Eye Pain

Eye pain of any kind is not normal, and it can result from several different sources. By examining the symptoms, your healthcare provider will help determine the cause and get you treatment.

This article will look at eye pain symptoms, causes, treatments, and when you should see a provider to preserve your vision.

Man feels eye pain

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Symptoms of Eye Pain

Symptoms of eye pain can vary from a mild annoyance to severe discomfort. These sensations may be felt anywhere in the eye. Symptoms include:

  • A burning sensation
  • Aching around the eye
  • A stabbing feeling
  • A throbbing sensation

Causes of Eye Pain

Eye pain can result from several conditions, including:

  • Pink eye: Infection or inflammation of the membrane covering the white of the eye
  • Corneal abrasion: Scratches on the clear covering of the eye
  • Dry eyes: Making too few or poor-quality tears to keep the eye moist

An infection or inflammation such as pink eye (conjunctivitis) is not only painful, but it can cause your eyelid to swell and the inside to become red. You also see redness of the white part of the eye, known as the conjunctiva.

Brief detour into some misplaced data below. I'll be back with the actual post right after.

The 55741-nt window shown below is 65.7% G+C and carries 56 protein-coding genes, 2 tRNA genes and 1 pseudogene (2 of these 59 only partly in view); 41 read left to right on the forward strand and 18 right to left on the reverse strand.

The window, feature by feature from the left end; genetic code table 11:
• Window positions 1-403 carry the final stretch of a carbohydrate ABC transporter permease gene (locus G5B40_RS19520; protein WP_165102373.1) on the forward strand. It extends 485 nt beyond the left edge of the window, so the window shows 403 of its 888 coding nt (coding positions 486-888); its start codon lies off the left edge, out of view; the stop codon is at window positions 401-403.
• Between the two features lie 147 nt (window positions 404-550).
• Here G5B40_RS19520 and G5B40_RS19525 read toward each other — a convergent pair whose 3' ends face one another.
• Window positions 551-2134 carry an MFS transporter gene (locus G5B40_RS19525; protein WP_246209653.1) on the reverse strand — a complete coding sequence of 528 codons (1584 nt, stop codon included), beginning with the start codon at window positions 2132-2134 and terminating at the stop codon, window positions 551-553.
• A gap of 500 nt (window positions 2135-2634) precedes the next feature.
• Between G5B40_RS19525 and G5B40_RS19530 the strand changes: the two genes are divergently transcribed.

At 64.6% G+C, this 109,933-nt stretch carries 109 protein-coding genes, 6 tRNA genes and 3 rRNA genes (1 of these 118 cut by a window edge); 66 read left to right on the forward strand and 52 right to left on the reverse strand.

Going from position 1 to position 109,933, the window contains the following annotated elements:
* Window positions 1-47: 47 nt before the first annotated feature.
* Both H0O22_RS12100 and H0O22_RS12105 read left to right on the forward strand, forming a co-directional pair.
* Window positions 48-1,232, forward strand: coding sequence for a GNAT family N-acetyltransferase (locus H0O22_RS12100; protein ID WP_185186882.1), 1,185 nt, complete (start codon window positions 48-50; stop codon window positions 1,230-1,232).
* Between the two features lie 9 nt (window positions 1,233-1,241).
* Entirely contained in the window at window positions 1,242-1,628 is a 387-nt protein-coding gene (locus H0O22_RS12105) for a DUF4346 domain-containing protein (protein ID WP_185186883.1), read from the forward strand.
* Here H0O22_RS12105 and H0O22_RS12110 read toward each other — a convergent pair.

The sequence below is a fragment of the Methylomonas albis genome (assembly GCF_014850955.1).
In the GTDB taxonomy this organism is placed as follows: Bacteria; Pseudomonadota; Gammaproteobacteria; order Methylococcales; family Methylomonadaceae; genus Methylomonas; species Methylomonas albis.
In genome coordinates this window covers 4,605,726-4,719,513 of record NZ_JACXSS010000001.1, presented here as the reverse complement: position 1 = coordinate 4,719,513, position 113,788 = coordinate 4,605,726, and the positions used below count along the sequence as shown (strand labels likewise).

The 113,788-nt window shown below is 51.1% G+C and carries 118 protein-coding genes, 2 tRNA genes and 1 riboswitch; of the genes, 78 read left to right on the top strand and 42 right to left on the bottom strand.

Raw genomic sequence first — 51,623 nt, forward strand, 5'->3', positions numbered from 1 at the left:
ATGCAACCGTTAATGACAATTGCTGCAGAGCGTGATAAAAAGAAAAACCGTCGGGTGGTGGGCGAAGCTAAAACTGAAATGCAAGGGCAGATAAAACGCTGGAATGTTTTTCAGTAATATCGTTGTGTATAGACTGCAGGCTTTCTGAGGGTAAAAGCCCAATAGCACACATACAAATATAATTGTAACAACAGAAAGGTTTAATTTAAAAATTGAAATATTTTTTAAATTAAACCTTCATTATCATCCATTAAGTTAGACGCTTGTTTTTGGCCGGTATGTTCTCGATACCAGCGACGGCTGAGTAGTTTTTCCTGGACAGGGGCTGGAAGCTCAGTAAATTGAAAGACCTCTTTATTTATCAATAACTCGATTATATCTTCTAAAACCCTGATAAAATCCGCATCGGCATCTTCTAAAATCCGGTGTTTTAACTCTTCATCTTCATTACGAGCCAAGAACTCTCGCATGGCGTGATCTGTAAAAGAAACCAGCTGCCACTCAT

Other symptoms of pink eye include itchiness, burning, wateriness, mucus discharge, and crustiness along the lashes. You may also have light sensitivity, a sensation of having a foreign body in the eye, and visual blurriness.

A corneal abrasion is a scratch on the clear dome of tissue at the front of the eye known as the cornea. Along with pain, you may experience watery eyes and slightly blurred vision. You may also find yourself with light sensitivity and a foreign body sensation.

Dry eyes can cause pain and symptoms such as light sensitivity, scratchiness, redness, and blurriness.

How to Treat Eye Pain

Whenever you have significant eye pain, contact an eye doctor, such as an ophthalmologist, immediately.

If you have mild irritation (such as a slight pink eye infection or dry eye), you may be able to treat it with over-the-counter (OTC) measures initially. These include the following:

In some cases, however, eye pain is linked to conditions that are more serious, including:

  • Keratitis: Also known as a corneal ulcer, keratitis is when the clear cornea that shields the rest of the eye becomes inflamed. Other symptoms are foreign body sensation, light sensitivity, red eye, a watery eye, blurred vision, and decreased vision. This is the most common cause of corneal blindness, and treatment must be taken seriously.
  • Acute angle-closure glaucoma: This is a sudden blockage of the eye's drainage system. It causes fluid to build up and pressure to rise. It can come on without warning. Other hallmarks of this condition that can threaten your sight include brow pain, headache, seeing colorful rings around lights, nausea, vomiting, and reduced vision.